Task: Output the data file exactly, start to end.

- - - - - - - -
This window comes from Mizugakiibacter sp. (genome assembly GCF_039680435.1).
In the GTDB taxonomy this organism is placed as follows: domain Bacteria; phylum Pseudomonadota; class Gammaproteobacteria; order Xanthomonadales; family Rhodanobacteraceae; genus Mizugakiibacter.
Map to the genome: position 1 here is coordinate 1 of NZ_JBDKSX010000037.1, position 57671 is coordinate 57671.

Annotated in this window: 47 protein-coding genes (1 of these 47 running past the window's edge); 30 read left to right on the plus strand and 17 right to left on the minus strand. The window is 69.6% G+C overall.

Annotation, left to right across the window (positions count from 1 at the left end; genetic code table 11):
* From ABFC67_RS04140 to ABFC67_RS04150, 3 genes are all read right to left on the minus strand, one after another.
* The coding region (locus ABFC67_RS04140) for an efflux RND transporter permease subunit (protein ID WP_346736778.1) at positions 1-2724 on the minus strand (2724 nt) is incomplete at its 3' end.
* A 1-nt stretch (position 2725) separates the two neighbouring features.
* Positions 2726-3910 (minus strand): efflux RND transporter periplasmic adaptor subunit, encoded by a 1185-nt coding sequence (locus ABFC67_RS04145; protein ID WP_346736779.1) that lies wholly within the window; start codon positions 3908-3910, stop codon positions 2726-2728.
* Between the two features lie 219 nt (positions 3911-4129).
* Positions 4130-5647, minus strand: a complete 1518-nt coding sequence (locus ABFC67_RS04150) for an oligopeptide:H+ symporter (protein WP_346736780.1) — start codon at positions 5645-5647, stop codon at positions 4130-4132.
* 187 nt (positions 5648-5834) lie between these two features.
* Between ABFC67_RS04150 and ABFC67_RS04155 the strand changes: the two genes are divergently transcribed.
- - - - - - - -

This window comes from Mizugakiibacter sp. (genome assembly GCF_039680435.1).
In the GTDB taxonomy this organism is placed as follows: domain Bacteria; phylum Pseudomonadota; class Gammaproteobacteria; order Xanthomonadales; family Rhodanobacteraceae; genus Mizugakiibacter.
Map to the genome: position 1 here is coordinate 1 of NZ_JBDKSX010000037.1, position 57671 is coordinate 57671.

Annotated in this window: 47 protein-coding genes (1 of these 47 running past the window's edge); 30 read left to right on the plus strand and 17 right to left on the minus strand. The window is 69.6% G+C overall.

Annotation, left to right across the window (positions count from 1 at the left end; genetic code table 11):
* From ABFC67_RS04140 to ABFC67_RS04150, 3 genes are all read right to left on the minus strand, one after another.
* The coding region (locus ABFC67_RS04140) for an efflux RND transporter permease subunit (protein ID WP_346736778.1) at positions 1-2724 on the minus strand (2724 nt) is incomplete at its 3' end.
* A 1-nt stretch (position 2725) separates the two neighbouring features.
* Positions 2726-3910 (minus strand): efflux RND transporter periplasmic adaptor subunit, encoded by a 1185-nt coding sequence (locus ABFC67_RS04145; protein ID WP_346736779.1) that lies wholly within the window; start codon positions 3908-3910, stop codon positions 2726-2728.
* Between the two features lie 219 nt (positions 3911-4129).
* Positions 4130-5647, minus strand: a complete 1518-nt coding sequence (locus ABFC67_RS04150) for an oligopeptide:H+ symporter (protein WP_346736780.1) — start codon at positions 5645-5647, stop codon at positions 4130-4132.
* 187 nt (positions 5648-5834) lie between these two features.
* Between ABFC67_RS04150 and ABFC67_RS04155 the strand changes: the two genes are divergently transcribed.